We’re Home Care Pulse, a leading provider of experience management & surveys, caregiver/CNA training, and online reputation management.

We hired a rockstar scheduling coordinator to join our writing team. Here’s her take on how to take your scheduling to the next level.  

During my time as a scheduling coordinator, there were a lot of times when I was juggling call outs with new client inquiries. Despite the busy nature of scheduling, it was always a humbling experience to watch the magic of matchmaking in action.

One time, I had a client that needed a new caregiver; this client’s dementia-related needs were also growing. This made it difficult to coordinate a long-term match. I remembered a caregiver who was desperately needing more hours, and it turned out that this caregiver and client went to the same church. They clicked well and enjoyed frequent outings.  

I heard from the client’s family, and they were delighted with the care match, and it hammered in the importance of scheduling to retain.  

Scheduling is a big piece of the puzzle that helps to recruit and retain caregivers. Here’s how you can use scheduling as a magnet to attract caregivers and to hold on to them long-term. Many of these tips and tricks may sound common sense or obvious, but it’s easy to forget or let one of these aspects slip through the cracks. The way to ace scheduling isn’t in doing one particular thing. It’s better to put the fundamentals together.

#1: View your caregivers as priceless assets. 

Are caregivers the focal point of your business? Or does it feel more like a revolving door? 

How your schedulers view your caregivers can help to shift their scheduling philosophy as well. If you view your caregivers as replaceable commodities, you may become less sensitive to their needs, concerns, and complaints. Whereas if you view your caregivers as assets, you see them for their value, what they bring to the table, and the quality care they bring to your clients’ homes every day. This also helps your office staff and caregivers to establish and maintain your company culture.  

In exchange for their hard work, caregivers need a schedule that conforms to their needs and availability. Here are some best practices to improve recruitment and retention from a scheduling standpoint:

  • Schedule around the caregivers’ needs 

  • Be sensitive to your caregivers’ windows of availability 

  • Be open about your agency’s needs, about what shift times you have open and what cities you cover, etc… 

Be upfront about your agency’s needs, whether you have day shifts or night shifts, short shifts or longer shifts – let them know what you have. You might consider using targeted job postings to help applicants determine if their availability fits within your agency’s open shift times.  

It’s important to schedule clients according to their needs, but it’s equally important to keep caregivers’ needs in mind as well. For example, where possible you should offer longer shifts to caregivers that travel further to make the most of their commute.  

In addition, when caregivers let you know about their availability, listen to their scheduling concerns and how they play into their lives outside of work. Are they balancing nursing school and caregiving? Do they have personal or family commitments that you can schedule around? Do they have kids to manage when they are not scheduled for work?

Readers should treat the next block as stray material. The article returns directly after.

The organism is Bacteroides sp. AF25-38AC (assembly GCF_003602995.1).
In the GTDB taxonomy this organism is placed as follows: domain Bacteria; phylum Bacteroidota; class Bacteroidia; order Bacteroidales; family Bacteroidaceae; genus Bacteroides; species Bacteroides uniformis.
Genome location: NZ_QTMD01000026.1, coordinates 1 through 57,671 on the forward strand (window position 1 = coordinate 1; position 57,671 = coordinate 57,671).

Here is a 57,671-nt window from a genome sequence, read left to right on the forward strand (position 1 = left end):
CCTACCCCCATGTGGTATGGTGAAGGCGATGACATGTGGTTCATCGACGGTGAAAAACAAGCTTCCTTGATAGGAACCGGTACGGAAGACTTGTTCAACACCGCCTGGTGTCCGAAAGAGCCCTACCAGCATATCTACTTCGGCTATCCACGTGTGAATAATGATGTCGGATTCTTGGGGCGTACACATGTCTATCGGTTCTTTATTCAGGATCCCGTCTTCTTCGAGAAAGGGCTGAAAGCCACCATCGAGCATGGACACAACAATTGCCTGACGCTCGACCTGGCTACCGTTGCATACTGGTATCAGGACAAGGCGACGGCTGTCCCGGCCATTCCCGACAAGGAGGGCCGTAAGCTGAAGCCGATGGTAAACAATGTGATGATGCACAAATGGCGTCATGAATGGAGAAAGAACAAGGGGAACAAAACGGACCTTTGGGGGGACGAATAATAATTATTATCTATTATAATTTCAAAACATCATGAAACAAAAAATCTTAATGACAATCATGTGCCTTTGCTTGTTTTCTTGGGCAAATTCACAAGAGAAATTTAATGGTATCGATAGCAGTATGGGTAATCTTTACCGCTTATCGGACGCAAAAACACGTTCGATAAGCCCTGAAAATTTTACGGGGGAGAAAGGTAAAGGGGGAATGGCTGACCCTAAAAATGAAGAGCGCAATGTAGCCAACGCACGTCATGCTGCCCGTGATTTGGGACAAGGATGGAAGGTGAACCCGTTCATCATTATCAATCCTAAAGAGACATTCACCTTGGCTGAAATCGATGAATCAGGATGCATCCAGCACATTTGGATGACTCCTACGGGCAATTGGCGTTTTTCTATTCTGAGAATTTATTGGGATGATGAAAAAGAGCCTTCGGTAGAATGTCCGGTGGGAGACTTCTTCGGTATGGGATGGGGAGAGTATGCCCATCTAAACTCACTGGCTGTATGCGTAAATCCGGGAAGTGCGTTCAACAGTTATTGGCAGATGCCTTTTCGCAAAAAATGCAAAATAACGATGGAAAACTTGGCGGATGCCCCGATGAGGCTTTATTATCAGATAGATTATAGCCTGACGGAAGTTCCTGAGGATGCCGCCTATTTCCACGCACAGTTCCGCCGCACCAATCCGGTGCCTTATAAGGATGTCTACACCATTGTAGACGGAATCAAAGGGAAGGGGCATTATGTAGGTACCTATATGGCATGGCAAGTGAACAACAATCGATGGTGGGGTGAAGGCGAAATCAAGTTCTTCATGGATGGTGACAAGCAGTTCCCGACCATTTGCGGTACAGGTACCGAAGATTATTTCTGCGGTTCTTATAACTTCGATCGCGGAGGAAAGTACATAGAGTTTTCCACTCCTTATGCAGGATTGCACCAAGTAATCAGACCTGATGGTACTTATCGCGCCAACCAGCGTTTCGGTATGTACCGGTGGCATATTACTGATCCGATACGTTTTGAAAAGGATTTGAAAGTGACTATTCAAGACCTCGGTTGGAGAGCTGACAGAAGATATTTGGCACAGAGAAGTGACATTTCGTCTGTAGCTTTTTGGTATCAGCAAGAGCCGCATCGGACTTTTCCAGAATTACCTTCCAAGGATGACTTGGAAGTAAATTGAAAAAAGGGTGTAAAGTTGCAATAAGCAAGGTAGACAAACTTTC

#2: Use a variety of scheduling programs.

There are a variety of different ways that you can schedule. It’s important to consider various types of scheduling, and to make sure you’re using all available tools to make scheduling more efficient. Below are some of the ways that different home care agencies have used:

  • Forever schedules –New caregivers work consistent hours with the same clients on a recurring schedule.  

  •  Week by Week – New caregivers will be scheduled with a variety of clients on a week-to-week basis  

  • Weekend programs – New caregivers will work every weekend/every other weekend 

There are several different types of employment that can help your agency be nimble, and to care for a variety of clients.  

For example, if you have a new client that calls in needing care that day or the following day, having a PRN caregiver program can help to fill a last-minute need with a caregiver without exhausting those who would be in overtime with the additional request.  

Below are a couple examples of different employment programs that you can offer:

  • PRN – This means “pro re nata” and it means as needed. PRN caregivers pick up shifts when they are available. If you are utilizing PRN options, make sure to set expectations for them. Whether this is an hourly requirement or they need to work a certain number of shifts per month, make sure to set clear expectations before hiring, during employment, and throughout their time with your agency. 

  • On-call shifts – These are blocks of time that a caregiver commits to being available. They get paid a flat rate for being on call, and then additional pay if they are dispatched to a shift that opens last minute. On-call shifts are helpful shift offerings to help caregivers increase their paychecks and to help the agency in the event of last-minute shift requests or call-offs. It’s a benefit if you can secure CNA’s or trained staff members to be on-call to assist in a variety of client care situations. 

  • Traveling positions – These positions are ideal for caregivers that have a vehicle and like driving. These can be part-time or full-time positions where you stack shifts together for a variety of clients. Traveling caregivers are generally paid higher than non-traveling caregivers because they will be driving a lot. They also commit to working with a wide variety of clients. Travelers are very helpful in a variety of situations like same-day client inquiries that want to start, last-minute shift add-ons for existing clients, and for clients that prefer shorter visits as opposed to longer hours.